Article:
n Spine - Laminectomy - AOA Orthopedic Specialists


Laminectomy vs. Hemilaminectomy

“Hemilaminectomy means only half of the lamina is removed.  This is a slightly smaller surgery than a laminectomy.  Usually a laminectomy is for spinal stenosis vs. a hemilaminectomy for a disc herniation.”

–Dr. Michael Ramsey


A laminectomy is a surgical procedure in which space is created by removing the back part of a vertebra that covers the spinal canal, known as the “lamina”. This procedure may also be referred to as decompression surgery. The goal of a laminectomy or decompression procedure is to enlarge the spinal canal and take pressure off of the spinal cord.  The enlargement of the canal allows the spinal cord room to exist un-impinged, or without compression, leading to nerves transmitting properly if they are not permanently damaged.


A laminectomy may be needed if conservative treatments fail to relieve the patients pain.

Initially, treatments such as medication, physical therapy, and injections may be attempted to help relieve the pressure on the spinal canal.  In our practice conservative treatments for spinal stenosis can be overseen by a spine surgeon, a PM&R (Physical Medicine and Rehabilitation) doctor, or a Interventional Pain Management Anesthesiologist.

Anatomical Cause for a cervical laminectomy

The need for a laminectomy or a partial hemilaminectomy is typically due to bony overgrowths within the spinal canal from disc degeneration, arthritis, or even Ankylosing Spondylitis (Bechterew’s disease). These overgrowths cause the spinal canal to narrow which can put pressure on the nerves. The narrowing of the spinal canal is called stenosis, the narrowing that puts pressure on the nerve roots is called foraminal stenosis. This narrowing can result in pain, weakness, or numbness that radiates down your arms or legs.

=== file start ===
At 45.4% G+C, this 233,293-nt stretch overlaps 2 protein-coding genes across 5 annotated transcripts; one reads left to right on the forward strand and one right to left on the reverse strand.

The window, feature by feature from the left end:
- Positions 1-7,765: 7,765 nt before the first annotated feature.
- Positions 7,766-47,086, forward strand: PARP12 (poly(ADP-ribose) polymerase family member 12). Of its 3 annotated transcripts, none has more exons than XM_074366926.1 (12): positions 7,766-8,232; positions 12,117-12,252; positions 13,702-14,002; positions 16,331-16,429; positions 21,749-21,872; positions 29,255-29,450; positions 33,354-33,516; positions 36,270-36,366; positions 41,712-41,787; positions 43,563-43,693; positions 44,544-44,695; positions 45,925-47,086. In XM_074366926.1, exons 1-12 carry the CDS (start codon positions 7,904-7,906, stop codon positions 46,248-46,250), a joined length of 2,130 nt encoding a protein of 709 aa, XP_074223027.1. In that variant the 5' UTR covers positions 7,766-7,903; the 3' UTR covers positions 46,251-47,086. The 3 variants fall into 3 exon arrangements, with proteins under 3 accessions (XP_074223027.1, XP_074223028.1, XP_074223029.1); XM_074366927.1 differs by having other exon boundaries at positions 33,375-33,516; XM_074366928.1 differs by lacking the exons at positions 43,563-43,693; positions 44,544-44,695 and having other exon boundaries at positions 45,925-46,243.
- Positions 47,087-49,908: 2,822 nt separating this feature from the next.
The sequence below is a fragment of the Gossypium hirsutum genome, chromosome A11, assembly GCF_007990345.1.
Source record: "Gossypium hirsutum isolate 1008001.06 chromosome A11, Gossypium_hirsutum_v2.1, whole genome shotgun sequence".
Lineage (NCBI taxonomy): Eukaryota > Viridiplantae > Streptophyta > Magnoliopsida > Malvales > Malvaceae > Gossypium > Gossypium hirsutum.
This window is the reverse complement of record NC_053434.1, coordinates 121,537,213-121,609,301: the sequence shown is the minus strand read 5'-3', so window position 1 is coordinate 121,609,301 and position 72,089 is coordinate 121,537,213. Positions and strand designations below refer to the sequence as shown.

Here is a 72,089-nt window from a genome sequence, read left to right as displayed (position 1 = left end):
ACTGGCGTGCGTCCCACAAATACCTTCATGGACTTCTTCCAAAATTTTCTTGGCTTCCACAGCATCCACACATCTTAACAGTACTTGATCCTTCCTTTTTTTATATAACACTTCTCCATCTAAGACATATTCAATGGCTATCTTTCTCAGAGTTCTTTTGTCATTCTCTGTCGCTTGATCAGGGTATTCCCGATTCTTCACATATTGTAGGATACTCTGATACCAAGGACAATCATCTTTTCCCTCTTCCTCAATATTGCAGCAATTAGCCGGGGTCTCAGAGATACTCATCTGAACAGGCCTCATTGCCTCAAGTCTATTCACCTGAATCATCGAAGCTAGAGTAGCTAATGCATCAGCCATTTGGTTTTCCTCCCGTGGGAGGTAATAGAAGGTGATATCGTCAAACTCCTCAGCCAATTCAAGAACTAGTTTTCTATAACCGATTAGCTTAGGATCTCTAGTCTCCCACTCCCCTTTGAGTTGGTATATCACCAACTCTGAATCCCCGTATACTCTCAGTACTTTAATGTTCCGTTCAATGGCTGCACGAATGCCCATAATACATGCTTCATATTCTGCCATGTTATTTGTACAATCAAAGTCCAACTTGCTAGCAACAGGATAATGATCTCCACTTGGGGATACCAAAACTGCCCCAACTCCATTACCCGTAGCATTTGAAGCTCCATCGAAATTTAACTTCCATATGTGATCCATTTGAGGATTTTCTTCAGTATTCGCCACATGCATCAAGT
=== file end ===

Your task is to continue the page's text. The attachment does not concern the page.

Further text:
Surgical intervention: Cervical Laminectomy and Fusion

Your provider may recommend a laminectomy if:

  • Conservative treatment, such as medication or physical therapy, fails to improve your symptoms
  • You have muscle weakness or numbness that makes standing or walking difficult
  • You experience loss of bowel or bladder control


A cervical laminectomy can be performed traditionally, or minimally invasively.

  • The surgeon makes an incision in your back over the affected vertebrae and moves the muscles away from your spine as needed. The size of the incision may vary; the procedure may be minimally invasive which would result in a smaller incision.
  • Small instruments are used to remove the appropriate lamina.
  • If laminectomy is being performed as part of surgical treatment for a herniated disk, the surgeon also removes the herniated portion of the disk and any pieces that have broken loose (discectomy).
  • Hardware may be nessicary to fuse the remaining piece of vertebrae to the level below the surgical site to add stability.


After having a cervical laminectomy, the majority of the initial pain should be relieved upon waking up from sedation.  As the area heals and inflammation resolves the results can, and often do, get better.  A neck brace may be required initially, but without risk factors or complications you will most likely be released to go home the day of the surgery.  There will be post-operative appointments throughout your recovery and your physician may clear you to drive within a week or two from surgery.  Light work can often be resumed within the first month, and full duty can often be resumed in under three months.  Your physician may also recommend physical therapy if appropriate to your case.  Due to the nature of cervical spine in the proximity to the brain, if anything is bothering you during the healing process let your physician know immediately and make sure you are following wound care recommendations completely.  Cessation of smoking should be continued throughout the healing process as carbon monoxide inhibits bone healing.



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